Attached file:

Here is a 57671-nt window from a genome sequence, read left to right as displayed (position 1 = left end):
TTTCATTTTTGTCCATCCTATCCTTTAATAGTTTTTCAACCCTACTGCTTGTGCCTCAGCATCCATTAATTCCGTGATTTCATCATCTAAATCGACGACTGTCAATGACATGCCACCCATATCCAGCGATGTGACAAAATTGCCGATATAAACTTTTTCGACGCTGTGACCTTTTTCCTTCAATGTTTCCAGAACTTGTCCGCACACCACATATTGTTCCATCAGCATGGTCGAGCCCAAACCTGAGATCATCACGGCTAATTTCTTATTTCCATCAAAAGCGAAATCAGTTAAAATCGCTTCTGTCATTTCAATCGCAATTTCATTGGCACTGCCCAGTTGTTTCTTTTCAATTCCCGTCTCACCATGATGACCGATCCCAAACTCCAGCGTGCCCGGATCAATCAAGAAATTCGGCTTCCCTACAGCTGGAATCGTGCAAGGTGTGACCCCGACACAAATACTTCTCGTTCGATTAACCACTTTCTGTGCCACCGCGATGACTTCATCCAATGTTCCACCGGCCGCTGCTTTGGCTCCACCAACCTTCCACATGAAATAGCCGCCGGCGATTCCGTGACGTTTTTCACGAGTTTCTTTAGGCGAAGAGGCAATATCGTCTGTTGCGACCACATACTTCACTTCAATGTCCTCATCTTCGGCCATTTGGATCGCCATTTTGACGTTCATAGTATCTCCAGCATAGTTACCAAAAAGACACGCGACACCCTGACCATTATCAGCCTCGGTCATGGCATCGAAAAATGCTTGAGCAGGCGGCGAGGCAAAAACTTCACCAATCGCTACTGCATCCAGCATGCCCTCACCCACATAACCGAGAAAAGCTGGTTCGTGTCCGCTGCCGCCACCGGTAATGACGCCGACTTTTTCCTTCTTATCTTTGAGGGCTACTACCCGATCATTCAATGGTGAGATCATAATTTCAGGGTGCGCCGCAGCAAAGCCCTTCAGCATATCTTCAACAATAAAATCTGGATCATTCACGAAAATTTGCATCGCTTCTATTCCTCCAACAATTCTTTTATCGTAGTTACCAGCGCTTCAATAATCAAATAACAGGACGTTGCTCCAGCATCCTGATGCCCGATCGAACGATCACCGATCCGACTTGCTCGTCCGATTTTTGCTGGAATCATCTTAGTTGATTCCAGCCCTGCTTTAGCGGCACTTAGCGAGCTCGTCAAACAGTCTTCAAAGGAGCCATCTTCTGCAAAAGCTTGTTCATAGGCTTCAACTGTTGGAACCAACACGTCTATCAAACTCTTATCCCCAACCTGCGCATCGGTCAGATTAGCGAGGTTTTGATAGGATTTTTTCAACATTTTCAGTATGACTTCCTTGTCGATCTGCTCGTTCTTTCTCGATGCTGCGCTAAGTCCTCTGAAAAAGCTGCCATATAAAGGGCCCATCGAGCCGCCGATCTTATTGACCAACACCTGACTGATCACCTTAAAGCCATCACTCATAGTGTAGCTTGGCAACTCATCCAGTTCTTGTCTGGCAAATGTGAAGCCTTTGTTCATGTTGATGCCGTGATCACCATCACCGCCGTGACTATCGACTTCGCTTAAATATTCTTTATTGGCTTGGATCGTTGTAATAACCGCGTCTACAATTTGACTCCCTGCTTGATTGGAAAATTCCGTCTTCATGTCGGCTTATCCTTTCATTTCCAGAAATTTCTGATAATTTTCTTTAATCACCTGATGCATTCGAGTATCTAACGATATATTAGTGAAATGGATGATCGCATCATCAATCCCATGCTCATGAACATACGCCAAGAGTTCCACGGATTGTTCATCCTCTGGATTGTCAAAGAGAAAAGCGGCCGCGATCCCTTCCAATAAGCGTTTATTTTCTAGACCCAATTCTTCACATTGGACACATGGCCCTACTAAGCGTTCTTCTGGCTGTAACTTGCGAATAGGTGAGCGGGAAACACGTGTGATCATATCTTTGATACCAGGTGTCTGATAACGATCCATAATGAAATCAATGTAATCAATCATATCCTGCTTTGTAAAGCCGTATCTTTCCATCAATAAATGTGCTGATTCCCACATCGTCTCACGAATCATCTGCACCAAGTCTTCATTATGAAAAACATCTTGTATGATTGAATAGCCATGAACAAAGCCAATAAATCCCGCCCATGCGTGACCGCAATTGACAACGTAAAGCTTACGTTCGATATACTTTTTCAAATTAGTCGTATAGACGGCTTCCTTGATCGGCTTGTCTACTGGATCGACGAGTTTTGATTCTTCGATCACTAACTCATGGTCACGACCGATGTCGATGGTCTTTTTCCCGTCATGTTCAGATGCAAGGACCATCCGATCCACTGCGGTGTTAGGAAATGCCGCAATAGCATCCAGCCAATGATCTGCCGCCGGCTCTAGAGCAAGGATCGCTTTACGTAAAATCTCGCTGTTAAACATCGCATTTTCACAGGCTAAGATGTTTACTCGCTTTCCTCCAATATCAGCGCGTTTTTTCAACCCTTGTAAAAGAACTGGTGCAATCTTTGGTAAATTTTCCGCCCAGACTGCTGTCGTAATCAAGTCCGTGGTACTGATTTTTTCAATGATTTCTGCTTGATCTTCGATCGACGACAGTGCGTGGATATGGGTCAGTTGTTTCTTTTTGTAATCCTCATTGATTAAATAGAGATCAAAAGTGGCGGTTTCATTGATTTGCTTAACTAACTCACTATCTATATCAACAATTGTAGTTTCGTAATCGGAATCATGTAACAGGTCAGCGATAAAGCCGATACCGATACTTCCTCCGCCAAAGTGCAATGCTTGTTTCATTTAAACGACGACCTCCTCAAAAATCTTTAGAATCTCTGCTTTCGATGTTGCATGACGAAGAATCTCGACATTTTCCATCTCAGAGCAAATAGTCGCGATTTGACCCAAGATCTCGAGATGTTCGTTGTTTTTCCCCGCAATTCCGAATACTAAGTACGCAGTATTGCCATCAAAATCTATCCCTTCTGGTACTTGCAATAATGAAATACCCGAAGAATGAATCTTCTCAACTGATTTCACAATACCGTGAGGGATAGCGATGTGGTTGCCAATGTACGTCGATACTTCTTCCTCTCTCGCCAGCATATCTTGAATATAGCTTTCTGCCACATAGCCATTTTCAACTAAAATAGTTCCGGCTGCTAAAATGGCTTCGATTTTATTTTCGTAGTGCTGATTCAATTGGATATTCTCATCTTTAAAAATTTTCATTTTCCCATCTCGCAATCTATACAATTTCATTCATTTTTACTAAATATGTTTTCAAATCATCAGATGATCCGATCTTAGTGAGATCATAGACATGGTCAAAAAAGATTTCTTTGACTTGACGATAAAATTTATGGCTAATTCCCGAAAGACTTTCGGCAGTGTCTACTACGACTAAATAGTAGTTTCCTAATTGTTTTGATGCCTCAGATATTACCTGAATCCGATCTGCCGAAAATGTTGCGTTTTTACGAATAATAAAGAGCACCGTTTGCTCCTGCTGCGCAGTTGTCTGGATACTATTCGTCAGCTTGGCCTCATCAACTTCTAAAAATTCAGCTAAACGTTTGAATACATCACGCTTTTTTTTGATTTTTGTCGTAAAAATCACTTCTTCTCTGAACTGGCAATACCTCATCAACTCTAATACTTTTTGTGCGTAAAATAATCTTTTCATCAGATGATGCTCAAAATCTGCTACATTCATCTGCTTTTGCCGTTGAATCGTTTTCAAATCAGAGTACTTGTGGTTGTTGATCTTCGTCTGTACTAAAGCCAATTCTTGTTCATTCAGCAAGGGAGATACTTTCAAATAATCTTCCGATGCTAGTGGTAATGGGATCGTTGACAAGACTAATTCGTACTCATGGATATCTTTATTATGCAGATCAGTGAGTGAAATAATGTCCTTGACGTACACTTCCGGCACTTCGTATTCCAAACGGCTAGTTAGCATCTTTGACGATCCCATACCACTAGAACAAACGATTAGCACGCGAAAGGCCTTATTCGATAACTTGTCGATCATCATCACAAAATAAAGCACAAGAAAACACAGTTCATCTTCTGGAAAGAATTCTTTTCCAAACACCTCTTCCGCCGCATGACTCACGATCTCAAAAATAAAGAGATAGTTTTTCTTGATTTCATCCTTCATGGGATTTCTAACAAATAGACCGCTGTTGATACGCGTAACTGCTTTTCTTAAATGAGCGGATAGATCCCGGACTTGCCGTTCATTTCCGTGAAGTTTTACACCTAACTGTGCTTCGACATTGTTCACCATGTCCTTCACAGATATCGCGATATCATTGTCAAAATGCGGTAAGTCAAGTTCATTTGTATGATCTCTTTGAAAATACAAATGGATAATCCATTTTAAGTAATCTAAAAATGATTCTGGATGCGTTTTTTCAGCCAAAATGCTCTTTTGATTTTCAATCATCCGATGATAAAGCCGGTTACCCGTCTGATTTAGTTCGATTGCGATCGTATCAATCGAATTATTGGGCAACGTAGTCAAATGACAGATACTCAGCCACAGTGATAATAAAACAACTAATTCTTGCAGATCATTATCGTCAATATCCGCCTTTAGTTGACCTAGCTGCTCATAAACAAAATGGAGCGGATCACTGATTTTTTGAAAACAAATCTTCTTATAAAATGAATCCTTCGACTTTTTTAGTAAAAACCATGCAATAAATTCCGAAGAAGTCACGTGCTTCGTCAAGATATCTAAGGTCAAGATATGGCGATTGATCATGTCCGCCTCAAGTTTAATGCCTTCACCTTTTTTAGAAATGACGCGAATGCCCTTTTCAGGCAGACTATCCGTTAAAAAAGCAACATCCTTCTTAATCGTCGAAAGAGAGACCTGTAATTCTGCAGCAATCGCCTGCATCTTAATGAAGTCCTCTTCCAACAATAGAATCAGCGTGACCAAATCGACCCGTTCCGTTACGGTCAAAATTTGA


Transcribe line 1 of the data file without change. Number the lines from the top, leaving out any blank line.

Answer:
Here is a 57671-nt window from a genome sequence, read left to right as displayed (position 1 = left end):